Below the fold, I recount an RX-7 saga spanning thirty-eight years and well over a quarter-million miles.
I moved to California to work at Sun Microsystems in September 1985, so I needed a car. For the first few weeks, Andy Bechtolsheim lent me his Porsche 944, which was really fun to drive, but too expensive. On an earlier visit to California a friend had driven me on part of Highway One in her first-generation (FB) RX-7. I'd been impressed by the handling and the smooth power delivery of the rotary engine, so I test drove a second-generation (FC) RX-7. It was immediately apparent that this was, in effect, a Porsche 944 at half the price, so I bought one in white with the "Sport" package (rear spoiler, stiffer suspension).
The car had more performance than I really needed and excellent handling although the stiff suspension meant you really felt the "imperfections" in the road surface. Driving to and from Lake Tahoe in ski season with chains on was a bit of a trial. The FC served me well as my daily driver for nearly a decade and around 125,000 miles. These included several long road trips up the West Coast. The longest was from the Bay Area to Port Angeles, WA to collect my mother off the ferry from Victoria, BC and drive her back along the coast.
Eventually the FC got expensive to maintain and I needed a new car. By then Mazda had introduced the third-generation (FD) RX-7. I test-drove one and it was immediately apparent that it was a huge step up from the FC; it was a Porsche 911 for half the price. Of course, half the price of a 911 was still a lot more than half the price of a 944, so I used a broker to find a base model in white. It was hard to find; I subsequently discovered from Shawn Fanning that it was one of only 13 1994 base models imported. The FD was my daily driver until grandkids arrived; you can't put a child seat in it and even now the eldest is nearly my size their parents aren't OK with them riding in it.
- The rotary engine, which is turbine-smooth as it races up to the 8,000 RPM red-line.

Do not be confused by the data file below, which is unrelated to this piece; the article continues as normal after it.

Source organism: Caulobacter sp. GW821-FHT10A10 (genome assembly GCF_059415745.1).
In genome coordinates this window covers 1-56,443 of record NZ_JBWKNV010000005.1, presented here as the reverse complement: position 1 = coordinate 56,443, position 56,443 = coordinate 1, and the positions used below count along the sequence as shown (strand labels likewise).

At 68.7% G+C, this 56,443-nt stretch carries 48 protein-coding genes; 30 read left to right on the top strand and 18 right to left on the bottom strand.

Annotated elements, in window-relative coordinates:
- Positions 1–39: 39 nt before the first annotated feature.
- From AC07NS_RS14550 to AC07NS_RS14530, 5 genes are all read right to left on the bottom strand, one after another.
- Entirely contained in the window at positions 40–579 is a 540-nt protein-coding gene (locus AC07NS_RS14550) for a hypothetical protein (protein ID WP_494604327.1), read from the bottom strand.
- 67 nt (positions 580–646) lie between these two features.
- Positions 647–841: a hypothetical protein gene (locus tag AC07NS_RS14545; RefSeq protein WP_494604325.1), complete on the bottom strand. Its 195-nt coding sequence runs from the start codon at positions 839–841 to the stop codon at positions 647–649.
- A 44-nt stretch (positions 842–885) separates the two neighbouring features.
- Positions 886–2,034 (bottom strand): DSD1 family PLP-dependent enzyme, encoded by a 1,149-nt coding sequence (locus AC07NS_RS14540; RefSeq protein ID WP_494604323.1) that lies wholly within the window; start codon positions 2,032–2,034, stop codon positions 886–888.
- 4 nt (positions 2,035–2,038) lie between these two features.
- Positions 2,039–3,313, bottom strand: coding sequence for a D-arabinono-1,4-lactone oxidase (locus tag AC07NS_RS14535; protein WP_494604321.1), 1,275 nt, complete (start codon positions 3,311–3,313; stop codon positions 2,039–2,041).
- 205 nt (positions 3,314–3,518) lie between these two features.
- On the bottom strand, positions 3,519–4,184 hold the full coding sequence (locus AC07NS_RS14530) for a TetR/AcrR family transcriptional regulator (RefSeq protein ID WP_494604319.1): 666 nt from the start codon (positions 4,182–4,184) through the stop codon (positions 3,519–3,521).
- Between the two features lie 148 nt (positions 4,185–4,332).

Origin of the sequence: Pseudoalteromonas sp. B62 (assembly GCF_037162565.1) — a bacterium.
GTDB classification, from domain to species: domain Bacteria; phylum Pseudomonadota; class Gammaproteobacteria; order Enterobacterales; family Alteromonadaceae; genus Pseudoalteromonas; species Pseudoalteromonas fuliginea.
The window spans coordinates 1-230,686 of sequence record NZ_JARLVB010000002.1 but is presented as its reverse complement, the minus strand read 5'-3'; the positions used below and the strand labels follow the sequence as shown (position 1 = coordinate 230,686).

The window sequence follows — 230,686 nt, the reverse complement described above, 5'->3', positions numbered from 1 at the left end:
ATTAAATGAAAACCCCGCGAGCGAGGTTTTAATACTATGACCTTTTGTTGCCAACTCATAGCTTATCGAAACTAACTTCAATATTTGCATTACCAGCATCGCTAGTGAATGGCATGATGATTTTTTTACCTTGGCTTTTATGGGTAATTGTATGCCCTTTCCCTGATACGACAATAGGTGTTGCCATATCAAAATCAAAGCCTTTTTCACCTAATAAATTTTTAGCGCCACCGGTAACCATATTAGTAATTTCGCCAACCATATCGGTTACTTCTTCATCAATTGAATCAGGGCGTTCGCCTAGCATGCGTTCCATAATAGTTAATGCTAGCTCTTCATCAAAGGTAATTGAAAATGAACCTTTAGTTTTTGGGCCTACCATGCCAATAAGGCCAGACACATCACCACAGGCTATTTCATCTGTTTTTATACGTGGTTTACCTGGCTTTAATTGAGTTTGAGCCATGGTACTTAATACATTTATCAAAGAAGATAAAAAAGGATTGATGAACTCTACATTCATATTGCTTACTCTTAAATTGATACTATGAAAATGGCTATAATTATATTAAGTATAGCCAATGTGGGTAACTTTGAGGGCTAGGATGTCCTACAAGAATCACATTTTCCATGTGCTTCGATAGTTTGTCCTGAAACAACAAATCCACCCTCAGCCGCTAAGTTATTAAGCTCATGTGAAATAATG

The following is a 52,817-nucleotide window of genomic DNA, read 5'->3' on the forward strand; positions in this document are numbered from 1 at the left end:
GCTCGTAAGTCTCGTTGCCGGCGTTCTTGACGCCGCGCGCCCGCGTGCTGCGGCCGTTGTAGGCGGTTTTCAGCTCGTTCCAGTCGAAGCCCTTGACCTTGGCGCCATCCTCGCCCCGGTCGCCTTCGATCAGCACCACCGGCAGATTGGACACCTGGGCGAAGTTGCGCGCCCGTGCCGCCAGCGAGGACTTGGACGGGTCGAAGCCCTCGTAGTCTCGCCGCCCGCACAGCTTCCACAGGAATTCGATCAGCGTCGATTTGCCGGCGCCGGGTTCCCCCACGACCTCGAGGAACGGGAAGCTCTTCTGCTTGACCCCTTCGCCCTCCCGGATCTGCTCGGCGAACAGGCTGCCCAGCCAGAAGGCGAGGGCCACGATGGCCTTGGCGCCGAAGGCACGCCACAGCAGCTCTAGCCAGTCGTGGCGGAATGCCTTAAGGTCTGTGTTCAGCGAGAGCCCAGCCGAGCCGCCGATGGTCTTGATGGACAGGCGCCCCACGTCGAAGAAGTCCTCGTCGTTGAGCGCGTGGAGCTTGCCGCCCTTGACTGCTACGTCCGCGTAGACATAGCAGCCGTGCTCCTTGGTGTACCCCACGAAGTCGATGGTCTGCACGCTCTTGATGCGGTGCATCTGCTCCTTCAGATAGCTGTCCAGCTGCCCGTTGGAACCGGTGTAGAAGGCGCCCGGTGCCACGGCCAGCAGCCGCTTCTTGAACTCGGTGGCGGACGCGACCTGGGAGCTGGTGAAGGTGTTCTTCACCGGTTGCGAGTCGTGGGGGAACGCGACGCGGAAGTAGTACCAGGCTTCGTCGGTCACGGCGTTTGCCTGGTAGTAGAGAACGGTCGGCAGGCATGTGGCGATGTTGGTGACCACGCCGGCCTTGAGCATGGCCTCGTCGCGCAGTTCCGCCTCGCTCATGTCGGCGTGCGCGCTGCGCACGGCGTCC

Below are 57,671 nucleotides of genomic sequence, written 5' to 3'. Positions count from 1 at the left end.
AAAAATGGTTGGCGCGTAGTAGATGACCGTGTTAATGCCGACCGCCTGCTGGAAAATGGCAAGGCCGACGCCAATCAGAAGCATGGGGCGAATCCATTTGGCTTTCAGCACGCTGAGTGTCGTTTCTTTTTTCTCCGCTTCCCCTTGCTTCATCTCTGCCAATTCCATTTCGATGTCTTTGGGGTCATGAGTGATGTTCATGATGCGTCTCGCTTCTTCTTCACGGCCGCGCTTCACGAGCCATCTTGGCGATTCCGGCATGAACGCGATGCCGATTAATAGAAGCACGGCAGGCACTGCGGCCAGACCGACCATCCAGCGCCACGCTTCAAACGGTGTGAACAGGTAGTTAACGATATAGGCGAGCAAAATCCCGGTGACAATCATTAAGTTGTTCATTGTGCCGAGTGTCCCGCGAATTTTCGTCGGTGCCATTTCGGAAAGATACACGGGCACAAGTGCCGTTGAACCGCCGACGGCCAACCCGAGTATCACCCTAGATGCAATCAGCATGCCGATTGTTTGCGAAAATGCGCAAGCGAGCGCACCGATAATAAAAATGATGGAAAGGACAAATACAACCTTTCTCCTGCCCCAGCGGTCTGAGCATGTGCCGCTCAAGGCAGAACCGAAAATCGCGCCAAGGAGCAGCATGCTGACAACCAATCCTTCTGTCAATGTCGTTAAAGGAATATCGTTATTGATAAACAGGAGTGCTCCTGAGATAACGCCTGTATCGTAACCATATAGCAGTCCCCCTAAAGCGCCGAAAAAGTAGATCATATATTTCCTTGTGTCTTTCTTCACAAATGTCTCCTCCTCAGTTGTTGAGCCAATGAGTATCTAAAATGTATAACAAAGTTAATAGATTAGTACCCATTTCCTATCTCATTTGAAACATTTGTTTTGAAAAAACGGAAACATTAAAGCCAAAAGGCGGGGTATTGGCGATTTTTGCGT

- The light weight and stiff chassis.
- The handling, thanks to its 49/51 weight distribution, wide track, short wheelbase, firm suspension, low polar moment of inertia, and positioning of the center of rotation right where the driver sits.
- The gear-change which, while not quite as good as that on the MX-5, is crisp, short and in the right place.
- The driver-focused interior with seats that really hug you, a simple set of classic analog dials, and no distractions — not even cup-holders!
You can get an impression of the FD from the many reviews on YouTube, for example:
The late, great Colin Chapman CBE famously advised designers to "simplify, then add lightness". Some things about the RX-7 are far from simple, such as the dual sequential turbochargers, but Mazda definitely added lightness. My RX-7 weighs 2789lb (GVWR 3210lb); it was around 1000lb lighter than the competition at the time, such as the Toyota Supra. For comparison, the recent lightened, super-sporty Porsche Carrera T weighs 3254lb, 17% more. Of course, the Porsche has a 3.0 liter twin-turbo flat-6 giving it 357HP for 220HP/ton whereas three decades earlier the RX-7 only had a 1.3 liter twin-turbo dual-rotor giving 255HP for 183HP/ton.
|Examples of Weight Reduction (lbs)|
As regards unreliability, well yes, depending on how you treat an RX-7. All that weight-saving and power increase doesn't come for free, and things under the hood get really hot. The real reason the RX-7 is still on the road after nearly 140K miles and running well is the wonderful Ivan Koinok, who has taken care of it almost the whole time. The major items he has replaced include:
- Factory re-manufactured engine (water seals failed at 110K miles)
- OEM stock turbo (oil leak)
- OEM stock flywheel and clutch (I cooked it)
- Competition radiator
- OEM front struts
- secondary air injection pump
- central processing unit
|Expansion of the universe|
It is also a very enjoyable car to drive, being the last year the 128i coupe had the 3.0 liter naturally aspirated straight six. This generation of the 1-series was the basis for the legendary skunk-works project that developed the 1 series M coupe (Chris Harris loves his). Our old 128i is the way non-M BMWs used to be before they got fat and soft and turned into SUVs — a relatively (but compare with the 1970 BMW 2002) small 2-door with a big straight six, rear-wheel drive, good handling, and none of the modern driver distraction technology.